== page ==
this bottled-lightening quality
.... The American over-tension and jerkiness and breathlessness and intensity and agony of expression are primarily social....They are bad habits...

We must change ourselves ... to [a race] that has calm for its deal, and ... loves harmony, dignity, and ease.

strong feeling about one's self tends to arrest the free association of one's objective ideas and motor processes .... His mind ... fixed as if in a cramp on these feelings of his own situation ... the usual varied flow of ... thoughts has ceased ... associative processes ... are inhibited ... ideas stand stock-still ...

If ... we wish our trains of ideation and volition to be copious and varied and effective, we must form the habit of freeing them from the inhibitive influence of reflection upon them, of egoistic preoccupation about their results ... once a decision is reached ... Unclamp ... your intellectual and practical machinery, and let it run free .... Who are the scholars who get rattled .... Those of think of the possibilities of failure and feel the great importance of the act ...forget their scruples and take the brakes off their hearts, and let their tongues wag as automatically and irresponsibly as they will.

prepare yourself in the subject so well that it shall be always on tap: then in the class-room trust your spontaneity and fling away all further care ...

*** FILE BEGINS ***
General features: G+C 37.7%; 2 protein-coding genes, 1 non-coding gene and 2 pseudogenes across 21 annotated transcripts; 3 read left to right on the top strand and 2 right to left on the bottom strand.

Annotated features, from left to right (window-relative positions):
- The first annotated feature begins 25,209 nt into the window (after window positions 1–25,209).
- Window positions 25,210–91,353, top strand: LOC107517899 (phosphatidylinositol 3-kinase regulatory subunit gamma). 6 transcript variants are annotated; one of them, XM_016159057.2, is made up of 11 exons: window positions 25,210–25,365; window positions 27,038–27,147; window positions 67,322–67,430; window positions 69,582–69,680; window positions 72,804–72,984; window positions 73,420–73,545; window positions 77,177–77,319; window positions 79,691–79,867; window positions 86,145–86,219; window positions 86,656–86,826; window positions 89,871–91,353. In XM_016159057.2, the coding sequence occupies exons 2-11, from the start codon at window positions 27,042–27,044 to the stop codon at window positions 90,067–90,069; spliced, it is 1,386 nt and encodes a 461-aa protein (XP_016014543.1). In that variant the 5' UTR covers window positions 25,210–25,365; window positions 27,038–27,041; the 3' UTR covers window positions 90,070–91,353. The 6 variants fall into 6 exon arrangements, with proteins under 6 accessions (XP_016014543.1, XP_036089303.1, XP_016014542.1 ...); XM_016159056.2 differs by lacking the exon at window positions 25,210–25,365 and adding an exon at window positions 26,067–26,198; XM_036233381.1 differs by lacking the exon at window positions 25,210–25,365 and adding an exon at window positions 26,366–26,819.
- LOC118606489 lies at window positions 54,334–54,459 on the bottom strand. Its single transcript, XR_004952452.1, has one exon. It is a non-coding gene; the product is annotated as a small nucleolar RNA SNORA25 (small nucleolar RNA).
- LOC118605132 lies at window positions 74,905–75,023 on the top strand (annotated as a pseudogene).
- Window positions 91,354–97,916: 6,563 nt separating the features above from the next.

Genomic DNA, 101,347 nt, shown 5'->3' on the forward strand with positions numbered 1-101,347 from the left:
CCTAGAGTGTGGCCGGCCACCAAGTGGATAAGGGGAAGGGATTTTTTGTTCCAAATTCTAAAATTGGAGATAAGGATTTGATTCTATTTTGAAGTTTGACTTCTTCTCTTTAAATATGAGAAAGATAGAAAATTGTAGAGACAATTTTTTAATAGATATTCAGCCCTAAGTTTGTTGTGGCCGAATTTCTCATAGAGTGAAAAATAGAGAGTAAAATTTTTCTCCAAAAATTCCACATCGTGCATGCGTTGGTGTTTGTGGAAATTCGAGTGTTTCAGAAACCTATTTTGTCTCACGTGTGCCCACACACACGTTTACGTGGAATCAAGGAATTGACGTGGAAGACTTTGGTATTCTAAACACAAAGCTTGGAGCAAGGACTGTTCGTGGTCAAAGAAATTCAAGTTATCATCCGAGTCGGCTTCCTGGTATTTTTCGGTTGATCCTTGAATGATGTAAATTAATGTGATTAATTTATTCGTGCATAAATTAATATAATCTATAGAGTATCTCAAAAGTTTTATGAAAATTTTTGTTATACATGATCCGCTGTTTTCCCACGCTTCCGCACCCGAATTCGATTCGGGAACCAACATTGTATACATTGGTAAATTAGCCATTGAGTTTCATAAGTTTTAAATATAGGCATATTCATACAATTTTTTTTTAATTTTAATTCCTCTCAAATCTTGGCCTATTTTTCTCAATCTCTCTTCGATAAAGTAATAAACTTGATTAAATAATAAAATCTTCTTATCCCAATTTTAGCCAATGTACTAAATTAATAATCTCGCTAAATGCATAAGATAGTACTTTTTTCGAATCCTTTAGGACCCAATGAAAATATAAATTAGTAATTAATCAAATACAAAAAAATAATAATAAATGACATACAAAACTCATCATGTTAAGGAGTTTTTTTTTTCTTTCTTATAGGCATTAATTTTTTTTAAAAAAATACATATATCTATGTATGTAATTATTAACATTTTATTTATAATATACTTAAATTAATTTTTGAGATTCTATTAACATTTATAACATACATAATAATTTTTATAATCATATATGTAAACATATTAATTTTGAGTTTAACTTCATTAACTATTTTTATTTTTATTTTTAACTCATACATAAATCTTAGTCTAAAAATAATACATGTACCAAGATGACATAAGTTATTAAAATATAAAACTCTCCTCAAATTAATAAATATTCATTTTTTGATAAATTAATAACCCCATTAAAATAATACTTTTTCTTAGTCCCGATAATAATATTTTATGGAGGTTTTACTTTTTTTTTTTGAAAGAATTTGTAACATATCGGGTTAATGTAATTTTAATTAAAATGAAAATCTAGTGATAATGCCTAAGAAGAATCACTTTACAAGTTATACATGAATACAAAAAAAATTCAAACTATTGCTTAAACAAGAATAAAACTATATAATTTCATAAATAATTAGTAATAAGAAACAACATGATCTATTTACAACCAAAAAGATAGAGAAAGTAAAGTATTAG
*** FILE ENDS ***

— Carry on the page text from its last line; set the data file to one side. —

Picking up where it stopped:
Just as a bicycle-chain may be too tight, so many one's carefulness and conscientiousness be so tense as to hinder the running of one's mind .... Worry means always an invariably inhibition of assocaitiosn and loss of effective power ...

The need of feeling responsible all the livelong day has been preached long enough ... to the female sex .... What our girl-students ... most need nowadays is ... the toning-down of their moral tensions ... genuinely not to care whether you are doing it or not .... then, possibly ... you may ... be enabled to go on.

Calamity took a stand against James's argument of "faking it into being"...
______________________________________

From The Portable Henry James, Ed. John Auchard: “The Question of our Speech” was delivered in 1905 as The Bryn Mawr College commencement address during the American tour of 1904-1905. In this quietly hammering lecture, James aims to correct the careless speech patterns and unappealing “tonal quality” of the young American woman. As Leon Edel notes in Henry James: The Master, the lecture raised controversy. Letters to the editor objected to James’s own overly complex language, and Woodrow Wilson, then president of Princeton University, declared a preference for the direct prose of the American newspaper over the novelist’s “laborious” style.”


Henry James,
"The Question of Our Speech" (1905):
speech promotes the refinements ... of intercourse, intellectual and social ..."we are heirs and mistresses of the art of making ourselves satisfactorily heard, conveniently listened to, comfortably and agreeably understood"

I can only stand before you ... as a breaker of the silence ... there is an element of fallacy ... in the fine confidence I am thus feeling my way to impute to you.

All life comes back to the question of our speech ... of our relations with each other ... constituted by our speech .... Of the degree in which a society is civilized the vocal form ...give[s] a direct reflection.

 

against a care for tone ... the elements of life in this country ... violently and increasingly militate .... the idea of good breeding ...of secure good manners ....